Their demands are simple.

1. That solitary confinement (tecrit) be lifted for Abdullah Öcalan on Imrali Island (the island where his prison is located). They’re on good constitutional ground with this one—Öcalan hasn’t been permitted to meet with his lawers for a year and a half. The government has offered some rather silly excuses—‘the weather is not safe for the boatride over’ or ‘the boats are broken’, but no one, of course, is buying. Cengiz Çandar today wrote in the Radikal on Monday that an AKP official told him this:

‘We are aware of the influence of Imrali on the Kurds, but we are the ones who brought about this situation. In other words, the State did it to itself. Since he was captured in 1999 Öcalan has been managing his organization from prison—we recognized the possibility. This is a situation you would see nowhere else on earth. Thanks to us, his managed to increase his influence over his people. Now, for months no one has heard a peep from that island and the world hasn’t ended. That means that the influence he gained (thanks to us) is weakening.’

In other words, the isolation is meant to break any influence Öcalan still holds over the Kurds.

2. That Kurds (and everyone) be allowed to defend themselves in their mother tongue before the court. In their petition to the government, the BDP writes:

‘From today, with over 8000 people in prison for over three years on trial in the KCK investigations, and with our requests for a defense in the mother tongue not only refused but counted for nothing, the judicial process has come to a standstill….The efforts of civil organizations have been ignored and our pleas in the legislature have failed to draw any attention, and so hundreds of prisoners are forced to submit their bodies to hunger and death.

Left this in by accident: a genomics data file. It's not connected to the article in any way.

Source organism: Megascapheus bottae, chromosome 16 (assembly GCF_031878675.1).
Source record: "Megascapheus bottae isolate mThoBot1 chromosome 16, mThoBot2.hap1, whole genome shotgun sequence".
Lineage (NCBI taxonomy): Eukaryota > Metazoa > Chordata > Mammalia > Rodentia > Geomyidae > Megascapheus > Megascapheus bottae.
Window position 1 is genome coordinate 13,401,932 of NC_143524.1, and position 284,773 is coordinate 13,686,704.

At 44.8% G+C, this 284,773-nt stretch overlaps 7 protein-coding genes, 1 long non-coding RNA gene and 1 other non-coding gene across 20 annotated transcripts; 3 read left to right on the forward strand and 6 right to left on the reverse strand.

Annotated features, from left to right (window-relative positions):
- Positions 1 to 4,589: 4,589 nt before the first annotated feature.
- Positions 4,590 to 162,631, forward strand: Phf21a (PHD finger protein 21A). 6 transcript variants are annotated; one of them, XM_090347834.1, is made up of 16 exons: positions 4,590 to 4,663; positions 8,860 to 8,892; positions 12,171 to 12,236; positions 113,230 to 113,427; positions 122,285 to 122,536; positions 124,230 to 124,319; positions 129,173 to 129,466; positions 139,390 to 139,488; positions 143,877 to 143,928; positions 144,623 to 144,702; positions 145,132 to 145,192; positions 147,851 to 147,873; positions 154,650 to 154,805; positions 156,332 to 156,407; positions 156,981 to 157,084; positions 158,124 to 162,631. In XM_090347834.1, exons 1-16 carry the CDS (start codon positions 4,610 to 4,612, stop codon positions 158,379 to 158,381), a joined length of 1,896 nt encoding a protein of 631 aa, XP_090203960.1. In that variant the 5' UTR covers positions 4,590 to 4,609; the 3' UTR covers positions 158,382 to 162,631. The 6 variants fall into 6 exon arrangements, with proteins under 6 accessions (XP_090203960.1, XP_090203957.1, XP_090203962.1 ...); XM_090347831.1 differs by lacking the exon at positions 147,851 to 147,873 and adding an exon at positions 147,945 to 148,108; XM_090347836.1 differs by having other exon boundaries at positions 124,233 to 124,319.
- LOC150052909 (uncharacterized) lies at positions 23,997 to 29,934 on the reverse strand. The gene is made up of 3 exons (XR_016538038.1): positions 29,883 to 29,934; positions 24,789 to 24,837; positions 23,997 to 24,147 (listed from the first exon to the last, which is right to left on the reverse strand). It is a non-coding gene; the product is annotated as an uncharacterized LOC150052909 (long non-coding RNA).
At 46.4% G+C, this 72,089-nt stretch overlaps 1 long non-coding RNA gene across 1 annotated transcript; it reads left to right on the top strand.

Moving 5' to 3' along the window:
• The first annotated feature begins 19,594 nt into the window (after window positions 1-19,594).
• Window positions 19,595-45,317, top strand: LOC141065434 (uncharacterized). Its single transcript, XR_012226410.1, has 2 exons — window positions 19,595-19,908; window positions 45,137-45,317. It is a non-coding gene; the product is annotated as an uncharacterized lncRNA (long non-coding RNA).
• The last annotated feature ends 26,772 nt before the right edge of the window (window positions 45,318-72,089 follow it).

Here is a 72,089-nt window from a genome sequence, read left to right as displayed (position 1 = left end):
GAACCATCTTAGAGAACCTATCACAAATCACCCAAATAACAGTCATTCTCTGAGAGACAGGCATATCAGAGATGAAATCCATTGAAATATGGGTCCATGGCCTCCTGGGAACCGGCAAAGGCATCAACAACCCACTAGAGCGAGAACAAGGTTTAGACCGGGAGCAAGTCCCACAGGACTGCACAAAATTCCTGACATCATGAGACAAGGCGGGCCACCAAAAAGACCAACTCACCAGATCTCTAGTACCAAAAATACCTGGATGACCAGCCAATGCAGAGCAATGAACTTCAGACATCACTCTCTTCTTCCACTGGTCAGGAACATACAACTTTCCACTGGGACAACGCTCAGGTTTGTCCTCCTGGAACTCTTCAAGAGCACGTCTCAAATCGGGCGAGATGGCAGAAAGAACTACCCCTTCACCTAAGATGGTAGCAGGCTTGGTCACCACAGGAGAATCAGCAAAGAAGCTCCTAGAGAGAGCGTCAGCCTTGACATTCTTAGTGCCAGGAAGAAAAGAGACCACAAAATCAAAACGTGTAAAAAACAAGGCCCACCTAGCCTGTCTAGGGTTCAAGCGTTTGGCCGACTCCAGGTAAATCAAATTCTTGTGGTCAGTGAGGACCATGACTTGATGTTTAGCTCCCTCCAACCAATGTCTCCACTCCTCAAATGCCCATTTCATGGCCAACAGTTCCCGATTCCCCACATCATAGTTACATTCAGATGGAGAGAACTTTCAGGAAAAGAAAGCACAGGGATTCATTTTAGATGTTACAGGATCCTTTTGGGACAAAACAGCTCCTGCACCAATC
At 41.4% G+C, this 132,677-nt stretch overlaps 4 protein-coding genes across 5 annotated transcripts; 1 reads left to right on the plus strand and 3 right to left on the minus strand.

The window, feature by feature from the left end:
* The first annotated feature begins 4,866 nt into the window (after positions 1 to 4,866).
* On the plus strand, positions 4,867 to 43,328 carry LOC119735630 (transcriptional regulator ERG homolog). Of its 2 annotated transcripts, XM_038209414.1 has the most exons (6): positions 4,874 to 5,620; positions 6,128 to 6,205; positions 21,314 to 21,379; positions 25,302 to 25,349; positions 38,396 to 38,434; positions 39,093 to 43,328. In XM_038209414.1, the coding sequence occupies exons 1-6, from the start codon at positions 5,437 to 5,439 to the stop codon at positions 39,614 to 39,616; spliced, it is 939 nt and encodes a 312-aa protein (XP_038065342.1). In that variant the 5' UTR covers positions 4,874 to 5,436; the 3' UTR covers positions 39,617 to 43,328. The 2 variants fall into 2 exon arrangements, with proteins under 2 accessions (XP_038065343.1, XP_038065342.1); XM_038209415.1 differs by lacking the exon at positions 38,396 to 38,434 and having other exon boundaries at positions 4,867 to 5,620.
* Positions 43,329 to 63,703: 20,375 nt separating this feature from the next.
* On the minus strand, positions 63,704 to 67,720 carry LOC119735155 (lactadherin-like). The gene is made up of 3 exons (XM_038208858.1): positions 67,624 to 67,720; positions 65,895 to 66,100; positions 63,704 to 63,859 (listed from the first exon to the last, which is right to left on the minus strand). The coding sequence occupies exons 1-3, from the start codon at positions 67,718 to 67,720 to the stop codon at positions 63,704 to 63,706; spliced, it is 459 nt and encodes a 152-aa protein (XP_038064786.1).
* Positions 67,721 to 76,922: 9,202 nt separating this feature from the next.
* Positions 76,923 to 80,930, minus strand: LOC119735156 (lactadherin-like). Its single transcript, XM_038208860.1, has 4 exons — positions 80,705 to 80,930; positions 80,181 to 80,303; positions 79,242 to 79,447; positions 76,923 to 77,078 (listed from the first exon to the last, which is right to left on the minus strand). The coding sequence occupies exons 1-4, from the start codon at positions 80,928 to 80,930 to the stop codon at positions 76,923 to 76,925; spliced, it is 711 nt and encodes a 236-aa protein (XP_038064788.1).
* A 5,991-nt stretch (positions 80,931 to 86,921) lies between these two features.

I witnessed the repeated refusals for a defense in Kurdish this July while visiting the trials in Silivri—the court was stubborn, defiant, and seemed bent on hurrying the trial to a predetermined end.

3. As indicated in the above quote from the BDP’s petition, the strikers are also demanding public education in Kurdish.

The first two requests have been met with some positive signs—but so far they have remained only signs. Just today (October 30th) IMC news reports that the government has once more refused permission for Öcalan to meet his lawyers while at the same time the Ministry of Justice tries to circumvent the whole problem by claiming that there never was any solitary confinement. He could meet anyone he wanted, apparently, but they had to apply through the proper channels like everyone else.  Well they do and they’re refused, guys. That’s the issue.

Today—I am writing on the 30th, the BDP’s co-chairman Demirtaş called for civil protest throughout the country today. Businesses were not to open their doors, children and teachers were not to go to school, life was to come to a stop—an attempt to have a Kurdish spring like the Arab one.  And life did come to a stop—all over the Southeast thousands went to the street and marched in support of the hunger strikers. We have been anxiously watching reports coming in from the cities of Van, Muş, Mazgirt, Tunceli, Agrı, Doğubeyazit, Şirnak, Antalya, Adana, and of course, Diyarbekir showing marchers filling the streets only to be attacked by police with tear gas, water cannons, and in a clip from Diyarbekir, a line of tanks. A friend in Diyarbekir said that, despite living in a city where protests are the norm, he had never seen anything so comprehensive. The city was paralyzed.
Photo: Van ve Yüksekova'da Onbinler Yürüyor

Van merkez ile Hakkari'nin Yüksekova ilçesinde onbinlerce kişi barikatları aşarak, yürüyüşe geçti. 

Kepenklerin yüzde yüz kapalı olduğu Van'da  il binamızın önünde açılan çadırın önünde biraraya gelen onbinlerce kişi polis barikatlarını aşarak, yürüyüşe geçti. Kültür Merkezi yolundan Akköprü Mahallesi'ne doğru yürüyüşe geçen onbinlerce yurttaşın yürüyüşü devam ederken, polisler ise kitlenin sayısının artması ve yürüyüşün başlaması üzerine barikatları kaldırmak zorunda kaldı. Kitle Akköprü Mahallesi'nde araçlarla Van F Tipi Cezaevi önüne doğru hareket edecek. Kitlenin yürüyüşü sürüyor. 

Yüksekova'da Onbinler Yürüyor 

Yaşamın durduğu Hakkari'nin Yüksekova ilçesinde İlçe binamız ile Oslo Oteli önünde biraraya gelen onbinlerce kişi, Eski Cezaevi Kavşağı'na doğru yürüyüşe geçti. PKK ve Konfederalizm bayraklarını açan onbinlerce kişi, sık sık "Biji Serok Apo", "İntikam" sloganları atıyor. İlçe halkını akın ettiği yürüyüş sonrası basın açıklaması yapılacak.
The protests in Van

In Diyarbekir